When the surface of a coating layer is made smooth according to the present invention, however, the stress concentration during the impact cycles can be moderated to decrease the welding of a workpiece and lengthen the life of the tool. As is evident from the above described mechanism of machining, it is required that the surface is made smooth at least on and near the ridgeline of the cutting tip.

Ordinarily, the surface roughness of a coating flim is composed of an undulation or roughness substantially transferred from the surface of a cemented carbide substrate before coating and a roughness of a polycrystalline coating film, in combination. However, it is surprisingly found by the inventors that the above described phenomenon is mainly related with not the undulation but the roughness, so the surface roughness of a cemented carbide substrate can sufficiently be of the level of an ordinarily ground surface. That is, in order to exclude the effect of the undulation of a substrate surface, the standard length for measuring the surface roughness Rmax is defined to 5 μm in the present invention.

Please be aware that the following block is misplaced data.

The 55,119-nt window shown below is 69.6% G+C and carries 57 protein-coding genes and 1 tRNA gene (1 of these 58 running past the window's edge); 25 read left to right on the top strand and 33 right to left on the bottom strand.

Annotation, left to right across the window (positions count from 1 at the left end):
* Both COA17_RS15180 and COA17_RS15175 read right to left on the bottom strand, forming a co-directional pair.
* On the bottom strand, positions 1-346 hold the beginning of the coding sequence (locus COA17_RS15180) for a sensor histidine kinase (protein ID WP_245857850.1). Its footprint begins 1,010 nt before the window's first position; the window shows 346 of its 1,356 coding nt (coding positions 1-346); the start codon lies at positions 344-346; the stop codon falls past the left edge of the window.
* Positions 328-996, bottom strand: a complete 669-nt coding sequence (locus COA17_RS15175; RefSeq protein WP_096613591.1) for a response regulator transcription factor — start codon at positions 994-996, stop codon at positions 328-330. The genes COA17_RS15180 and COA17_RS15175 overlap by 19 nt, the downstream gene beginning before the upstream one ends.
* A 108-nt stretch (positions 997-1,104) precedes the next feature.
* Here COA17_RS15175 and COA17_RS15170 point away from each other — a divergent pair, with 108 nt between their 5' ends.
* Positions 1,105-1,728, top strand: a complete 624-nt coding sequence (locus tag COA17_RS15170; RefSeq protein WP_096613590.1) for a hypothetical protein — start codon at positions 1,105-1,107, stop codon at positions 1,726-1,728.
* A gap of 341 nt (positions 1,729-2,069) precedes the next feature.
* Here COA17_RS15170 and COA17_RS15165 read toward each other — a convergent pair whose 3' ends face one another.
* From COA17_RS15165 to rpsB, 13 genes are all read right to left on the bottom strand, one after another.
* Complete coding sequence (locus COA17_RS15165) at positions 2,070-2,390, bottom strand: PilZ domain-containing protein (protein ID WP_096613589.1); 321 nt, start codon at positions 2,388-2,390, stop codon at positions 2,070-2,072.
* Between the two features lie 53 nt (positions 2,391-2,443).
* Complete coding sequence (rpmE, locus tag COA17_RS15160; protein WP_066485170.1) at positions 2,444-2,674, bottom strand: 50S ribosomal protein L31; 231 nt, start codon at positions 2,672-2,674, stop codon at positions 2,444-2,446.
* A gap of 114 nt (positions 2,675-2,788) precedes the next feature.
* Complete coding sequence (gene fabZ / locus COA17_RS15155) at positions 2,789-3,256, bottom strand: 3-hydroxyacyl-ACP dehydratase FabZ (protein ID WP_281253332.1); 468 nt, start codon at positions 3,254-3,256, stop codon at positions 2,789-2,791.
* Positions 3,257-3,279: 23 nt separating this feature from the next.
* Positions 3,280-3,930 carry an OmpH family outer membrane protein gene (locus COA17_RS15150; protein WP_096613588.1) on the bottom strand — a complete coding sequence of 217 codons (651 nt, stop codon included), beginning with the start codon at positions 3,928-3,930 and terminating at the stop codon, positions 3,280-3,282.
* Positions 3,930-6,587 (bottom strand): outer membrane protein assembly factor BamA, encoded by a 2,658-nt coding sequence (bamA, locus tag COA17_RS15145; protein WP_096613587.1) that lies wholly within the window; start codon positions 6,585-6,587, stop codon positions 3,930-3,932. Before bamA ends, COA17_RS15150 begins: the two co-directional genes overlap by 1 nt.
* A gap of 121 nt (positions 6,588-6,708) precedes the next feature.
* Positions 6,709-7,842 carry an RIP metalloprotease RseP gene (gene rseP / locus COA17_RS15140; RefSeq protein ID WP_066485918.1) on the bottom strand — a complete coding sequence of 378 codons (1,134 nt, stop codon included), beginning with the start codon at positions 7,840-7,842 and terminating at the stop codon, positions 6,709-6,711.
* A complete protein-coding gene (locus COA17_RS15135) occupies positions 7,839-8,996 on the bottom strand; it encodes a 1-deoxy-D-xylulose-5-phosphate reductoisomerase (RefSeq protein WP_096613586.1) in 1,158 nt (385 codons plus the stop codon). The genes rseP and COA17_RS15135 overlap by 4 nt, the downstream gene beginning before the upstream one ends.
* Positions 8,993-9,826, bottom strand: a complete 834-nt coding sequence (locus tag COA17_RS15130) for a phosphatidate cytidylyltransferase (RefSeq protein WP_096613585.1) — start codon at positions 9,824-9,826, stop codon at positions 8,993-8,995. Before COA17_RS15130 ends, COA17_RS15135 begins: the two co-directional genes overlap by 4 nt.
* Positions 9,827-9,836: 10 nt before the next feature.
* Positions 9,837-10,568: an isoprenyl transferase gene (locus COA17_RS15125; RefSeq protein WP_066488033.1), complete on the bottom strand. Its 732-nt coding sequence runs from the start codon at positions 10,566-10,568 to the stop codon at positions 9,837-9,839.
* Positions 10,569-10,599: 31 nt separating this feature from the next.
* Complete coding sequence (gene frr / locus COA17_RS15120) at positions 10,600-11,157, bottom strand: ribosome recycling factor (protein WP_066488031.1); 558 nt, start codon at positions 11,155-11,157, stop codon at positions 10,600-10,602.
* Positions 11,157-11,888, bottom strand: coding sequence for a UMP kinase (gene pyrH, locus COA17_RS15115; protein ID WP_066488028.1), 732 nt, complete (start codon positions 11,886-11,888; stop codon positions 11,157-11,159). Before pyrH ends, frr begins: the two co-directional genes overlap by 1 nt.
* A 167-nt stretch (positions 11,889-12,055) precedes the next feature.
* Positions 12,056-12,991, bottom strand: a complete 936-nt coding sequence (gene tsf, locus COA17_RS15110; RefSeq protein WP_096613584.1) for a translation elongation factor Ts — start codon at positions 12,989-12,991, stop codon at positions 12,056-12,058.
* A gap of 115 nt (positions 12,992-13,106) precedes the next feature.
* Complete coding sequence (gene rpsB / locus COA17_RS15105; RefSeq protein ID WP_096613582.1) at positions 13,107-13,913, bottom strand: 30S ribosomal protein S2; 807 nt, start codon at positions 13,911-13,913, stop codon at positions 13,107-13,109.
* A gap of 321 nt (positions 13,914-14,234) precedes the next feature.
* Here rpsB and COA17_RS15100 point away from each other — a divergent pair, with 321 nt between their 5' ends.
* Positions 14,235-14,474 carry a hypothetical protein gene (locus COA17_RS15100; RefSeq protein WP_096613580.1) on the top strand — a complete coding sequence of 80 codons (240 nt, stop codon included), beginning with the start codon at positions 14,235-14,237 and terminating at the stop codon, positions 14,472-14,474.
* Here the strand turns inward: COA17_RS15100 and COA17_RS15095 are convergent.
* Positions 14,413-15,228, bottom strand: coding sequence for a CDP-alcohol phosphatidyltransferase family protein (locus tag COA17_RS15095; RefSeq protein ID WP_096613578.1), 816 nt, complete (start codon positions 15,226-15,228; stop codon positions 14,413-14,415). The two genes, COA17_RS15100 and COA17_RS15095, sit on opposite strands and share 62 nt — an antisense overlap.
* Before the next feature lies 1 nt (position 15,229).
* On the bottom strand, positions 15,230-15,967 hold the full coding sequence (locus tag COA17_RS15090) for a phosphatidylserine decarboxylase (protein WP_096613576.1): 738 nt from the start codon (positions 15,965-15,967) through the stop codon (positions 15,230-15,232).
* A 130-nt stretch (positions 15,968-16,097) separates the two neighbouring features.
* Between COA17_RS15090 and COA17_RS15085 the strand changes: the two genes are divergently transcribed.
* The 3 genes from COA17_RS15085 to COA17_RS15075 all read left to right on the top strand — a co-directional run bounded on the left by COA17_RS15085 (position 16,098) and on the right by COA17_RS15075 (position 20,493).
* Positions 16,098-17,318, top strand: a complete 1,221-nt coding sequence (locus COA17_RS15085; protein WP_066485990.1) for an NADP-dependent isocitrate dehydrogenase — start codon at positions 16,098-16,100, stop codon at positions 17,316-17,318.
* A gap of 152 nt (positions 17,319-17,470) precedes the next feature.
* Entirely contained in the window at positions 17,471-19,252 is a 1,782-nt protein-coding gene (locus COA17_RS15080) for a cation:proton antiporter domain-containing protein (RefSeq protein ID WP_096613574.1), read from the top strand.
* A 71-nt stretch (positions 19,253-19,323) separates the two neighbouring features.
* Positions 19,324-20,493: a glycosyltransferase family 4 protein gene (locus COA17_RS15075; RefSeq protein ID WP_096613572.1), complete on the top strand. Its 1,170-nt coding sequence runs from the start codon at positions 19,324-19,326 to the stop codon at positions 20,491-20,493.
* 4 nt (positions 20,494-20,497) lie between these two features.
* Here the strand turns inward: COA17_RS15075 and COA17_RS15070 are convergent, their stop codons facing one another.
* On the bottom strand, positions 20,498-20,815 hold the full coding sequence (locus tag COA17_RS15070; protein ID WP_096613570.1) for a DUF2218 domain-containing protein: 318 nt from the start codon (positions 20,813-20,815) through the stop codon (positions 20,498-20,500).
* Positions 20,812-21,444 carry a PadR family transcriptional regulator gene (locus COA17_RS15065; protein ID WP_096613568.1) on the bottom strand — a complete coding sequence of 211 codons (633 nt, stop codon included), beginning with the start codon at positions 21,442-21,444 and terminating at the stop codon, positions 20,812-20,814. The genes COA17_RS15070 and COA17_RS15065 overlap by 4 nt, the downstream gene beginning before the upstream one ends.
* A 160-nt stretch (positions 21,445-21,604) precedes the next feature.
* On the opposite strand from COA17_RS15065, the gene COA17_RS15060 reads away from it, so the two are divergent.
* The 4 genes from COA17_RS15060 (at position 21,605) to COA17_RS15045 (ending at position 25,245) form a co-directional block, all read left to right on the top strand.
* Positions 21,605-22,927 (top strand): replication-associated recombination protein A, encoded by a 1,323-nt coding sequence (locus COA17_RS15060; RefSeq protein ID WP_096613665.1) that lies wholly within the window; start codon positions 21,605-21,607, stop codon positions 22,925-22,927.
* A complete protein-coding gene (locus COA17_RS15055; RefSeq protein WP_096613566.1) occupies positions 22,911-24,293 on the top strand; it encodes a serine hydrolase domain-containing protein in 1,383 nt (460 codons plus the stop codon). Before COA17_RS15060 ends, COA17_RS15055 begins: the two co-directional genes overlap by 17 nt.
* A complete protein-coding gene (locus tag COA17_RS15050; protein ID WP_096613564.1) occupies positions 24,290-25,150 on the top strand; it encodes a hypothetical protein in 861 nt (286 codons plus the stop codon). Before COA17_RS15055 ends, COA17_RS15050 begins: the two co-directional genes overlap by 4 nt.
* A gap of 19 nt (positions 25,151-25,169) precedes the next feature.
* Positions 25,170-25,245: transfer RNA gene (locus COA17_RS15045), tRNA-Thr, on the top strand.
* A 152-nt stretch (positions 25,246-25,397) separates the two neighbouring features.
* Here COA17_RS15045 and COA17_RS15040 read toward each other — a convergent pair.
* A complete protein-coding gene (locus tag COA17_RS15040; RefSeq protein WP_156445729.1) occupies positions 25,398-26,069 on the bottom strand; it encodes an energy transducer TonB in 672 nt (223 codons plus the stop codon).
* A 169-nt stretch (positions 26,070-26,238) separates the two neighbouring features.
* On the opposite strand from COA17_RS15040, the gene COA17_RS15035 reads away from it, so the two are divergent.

For the purpose of exhibiting the advantages or effects of the present invention, 100% of the surface on and near the ridgeline of cutting tip should not always be made smooth, but if the surface with an area of at least 50% has a surface roughness of at most 0.2 μm, these advantages can substantially be obtained.